If the fish in your pond does not have enough room to move, digestion and metabolism are not sufficiently promoted. If the fish remain small, this is not due to the adaptation of growth to the habitat but malnutrition and poor development.

You should only buy the fish if you are sure that you can offer them the optimal conditions in your pond. The rule here is: less is more. If the fish population is only small, the fish can move well, feed, and develop species-appropriate.

10) Koi Are More Sensitive Than Goldfish

Koi and goldfish are similar in anatomy and have identical water quality requirements. It is not true that koi are more sensitive than goldfish. Koi only have higher demands on space and feeding. Koi are often not kept in a species-appropriate manner. As a result, they suffer from deficiency symptoms and become ill. Such diseases are often not recognized early enough to be treated. As a result, the fish die.

Koi have a high energy requirement and increased metabolism. You should always pay attention to high-quality food and also give your fish enough vitamins.

A koi needs approximately a water volume of 1,300 gallons (5,000 liters). Koi are not solitary animals. Since they are group animals, they get bored when they are alone. They feel comfortable in a group with three to four animals. You will need about 265 gallons (1,000 liters) of water for each animal. For a group of four fish, you need a volume of 2,113 to 2377 gallons (8,000 to 9,000 liters) of water.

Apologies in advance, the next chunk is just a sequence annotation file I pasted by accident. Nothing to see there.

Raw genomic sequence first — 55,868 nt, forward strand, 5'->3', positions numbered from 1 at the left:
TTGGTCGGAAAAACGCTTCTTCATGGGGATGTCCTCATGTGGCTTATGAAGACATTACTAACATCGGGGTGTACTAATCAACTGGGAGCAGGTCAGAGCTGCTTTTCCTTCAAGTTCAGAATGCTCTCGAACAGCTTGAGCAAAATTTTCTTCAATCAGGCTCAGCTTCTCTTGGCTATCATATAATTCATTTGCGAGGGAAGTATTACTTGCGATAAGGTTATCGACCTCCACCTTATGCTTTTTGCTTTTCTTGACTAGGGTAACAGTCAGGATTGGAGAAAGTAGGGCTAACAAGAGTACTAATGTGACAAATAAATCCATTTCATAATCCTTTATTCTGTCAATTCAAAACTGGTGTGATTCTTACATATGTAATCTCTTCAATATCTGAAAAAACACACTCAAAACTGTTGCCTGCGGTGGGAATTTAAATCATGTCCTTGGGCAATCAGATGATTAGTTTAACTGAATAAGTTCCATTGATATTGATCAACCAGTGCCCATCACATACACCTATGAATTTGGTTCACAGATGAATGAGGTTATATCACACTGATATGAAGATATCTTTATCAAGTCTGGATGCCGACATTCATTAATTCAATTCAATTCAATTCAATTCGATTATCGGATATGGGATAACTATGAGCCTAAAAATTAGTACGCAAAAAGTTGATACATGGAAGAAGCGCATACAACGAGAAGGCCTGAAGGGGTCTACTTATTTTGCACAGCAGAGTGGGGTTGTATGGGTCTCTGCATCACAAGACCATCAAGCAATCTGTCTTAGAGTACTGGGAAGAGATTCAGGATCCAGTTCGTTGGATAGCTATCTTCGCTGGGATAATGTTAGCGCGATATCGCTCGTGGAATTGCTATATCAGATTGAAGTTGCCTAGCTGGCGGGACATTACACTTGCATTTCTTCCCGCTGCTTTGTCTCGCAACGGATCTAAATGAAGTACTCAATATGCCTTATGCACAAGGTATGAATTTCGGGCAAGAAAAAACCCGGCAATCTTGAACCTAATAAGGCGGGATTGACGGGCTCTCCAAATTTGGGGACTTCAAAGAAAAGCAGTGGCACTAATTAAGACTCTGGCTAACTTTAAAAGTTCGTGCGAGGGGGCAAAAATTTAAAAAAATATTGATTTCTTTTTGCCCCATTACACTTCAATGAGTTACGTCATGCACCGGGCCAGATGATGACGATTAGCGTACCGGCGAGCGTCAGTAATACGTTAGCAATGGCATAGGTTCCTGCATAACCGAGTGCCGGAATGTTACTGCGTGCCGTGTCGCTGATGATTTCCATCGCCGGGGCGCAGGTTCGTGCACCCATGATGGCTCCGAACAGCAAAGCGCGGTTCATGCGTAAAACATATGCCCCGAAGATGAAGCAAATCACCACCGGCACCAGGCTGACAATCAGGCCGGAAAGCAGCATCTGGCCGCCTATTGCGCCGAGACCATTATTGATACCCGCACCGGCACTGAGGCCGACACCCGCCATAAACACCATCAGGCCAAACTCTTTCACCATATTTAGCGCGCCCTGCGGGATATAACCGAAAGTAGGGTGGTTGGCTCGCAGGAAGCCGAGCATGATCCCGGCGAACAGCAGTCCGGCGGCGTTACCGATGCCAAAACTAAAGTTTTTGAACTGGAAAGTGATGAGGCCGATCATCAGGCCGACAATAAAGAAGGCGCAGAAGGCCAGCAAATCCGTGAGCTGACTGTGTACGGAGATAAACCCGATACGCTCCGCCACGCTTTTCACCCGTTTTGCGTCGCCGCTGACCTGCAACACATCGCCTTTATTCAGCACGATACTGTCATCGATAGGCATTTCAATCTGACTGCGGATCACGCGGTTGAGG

There are numerous myths surrounding garden ponds and their care. To enjoy your pond and your fish, you should know the background of these myths. It would help if you remembered that the pond could not regenerate completely. You should check the water values regularly and compensate if necessary, and you cannot do without a filter. The filter must be in use around the clock to ensure that there always is a biological balance. It would help if you did not compromise on quality when feeding your fish and provide your fish with sufficient vitamins. The space requirements of the fish are also essential.

The excretions of the fish speak for themselves. Even a koi that is only 8 inches (20 centimeters) tall will excrete about as much feces as 30 to 50 goldfish of that size. You must adjust the filter to the number of fish and regularly check the water values to reduce the germ load. If you follow all these principles, a koi in your pond can reach a length of 4 feet (120 centimeters).

Florian Egert

I am Florian Egert, the owner of I live with my wife and two children in Germany in a small village in the countryside.